The newest lefty ace can succeed where David Price did not.

Chris Sale might be the most electrifying pitcher the Red Sox have had since Pedro Martinez.

Josh Beckett had his moments. Jon Lester was steadily excellent.

But the stuff Sale brings is a step above.

A spaghetti-limbed motion and a fast pace. The ability to throw any pitch in any count, something said of many pitchers, but noted here without exaggeration. A delivery that disguises each pitch as another until there’s no time to react.

MORE ON CHRIS SALE

There's been a lot of talk about how competitive Sale is. That's great.

Let's acknowledge how filthy he is before going crazy about the intangibles. He carves hitters better than he does jerseys.

Sox president of baseball operations Dave Dombrowski has made some questionable moves, but he deserves some optimism here. Some early praise, even -- no matter how well Yoan Moncada and Michael Kopech, the best prospects he gave the White Sox for Sale, are faring this spring.

Where Dombrowski failed with Price thus far, he may succeed immediately with Sale.

Yes, Sale's 10-strikeout performance against the Yankees on Tuesday night was just a spring training game. But he was dominant to the point that a Grapefruit League game was actually made interesting.

Must-watch, even.

“You guys saw,” Sale told reporters in Florida. “Just felt good.”

All three pitches were working for Sale, the fastball, slider and changeup, and the variants thereof.

“I've been working on my changeup a little bit more the last couple of outings,” Sale said. “My last time out it wasn't great, but just working on it in between starts, just throwing it on the flat ground, it's a pitch that doesn't take a whole lot of stress on your arm. So even when you're just playing catch, you can flip it around, work on grips, things like that.

"As far as my slider, I feel good about it. . . . Obviously when I'm throwing harder, I think it's a little bit flatter. When I take some off of it, not only do I have a little bit more control, but I think it has a little bit more depth. Plus, it kind of creates another pitch in there. It's like an in-between fastball-changeup type of thing. Anything to give them a different look or try to throw them off. That’s kind of the name of pitching."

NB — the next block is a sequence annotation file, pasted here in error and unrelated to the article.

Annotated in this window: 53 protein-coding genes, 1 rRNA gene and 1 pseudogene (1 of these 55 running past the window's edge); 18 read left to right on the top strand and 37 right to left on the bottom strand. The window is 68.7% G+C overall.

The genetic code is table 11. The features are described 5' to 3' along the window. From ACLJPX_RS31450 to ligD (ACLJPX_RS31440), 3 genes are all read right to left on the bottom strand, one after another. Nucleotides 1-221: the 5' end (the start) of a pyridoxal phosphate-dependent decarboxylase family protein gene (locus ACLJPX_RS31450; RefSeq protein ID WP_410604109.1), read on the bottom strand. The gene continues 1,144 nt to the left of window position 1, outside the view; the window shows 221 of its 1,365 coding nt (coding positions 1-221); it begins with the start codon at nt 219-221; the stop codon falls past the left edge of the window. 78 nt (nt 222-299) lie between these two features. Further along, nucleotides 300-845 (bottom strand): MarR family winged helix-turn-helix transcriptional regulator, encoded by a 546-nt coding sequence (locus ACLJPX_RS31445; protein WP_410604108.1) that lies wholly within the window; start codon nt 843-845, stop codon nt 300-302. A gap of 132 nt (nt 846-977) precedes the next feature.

American League Rookie of the Year runner-up Gary Sanchez was miles in front of the 2-and-2 changeup he swung over in the first inning. Matt Holliday was frozen by a slider at the belt on the inner half.

Chris Carter, he of 40-home run power, was beat by a 2-and-2 fastball an inning later, clearly thinking off speed and unable to decipher just what was coming in time.

Aaron Hicks tried to golf an 0-and-2 slider by flinging his bat into the stands, somewhere behind the third-base dugout.

That’s just the first two innings.

"He added his third pitch more this evening than five days ago, when it was more fastball-changeup," manager John Farrell said. "He had his breaking ball to both sides of the plate, and got underneath to some right-handed swings. And any time he needs to, he's got such good feel for the changeup to get him back in counts to give him a different look. He was impressive."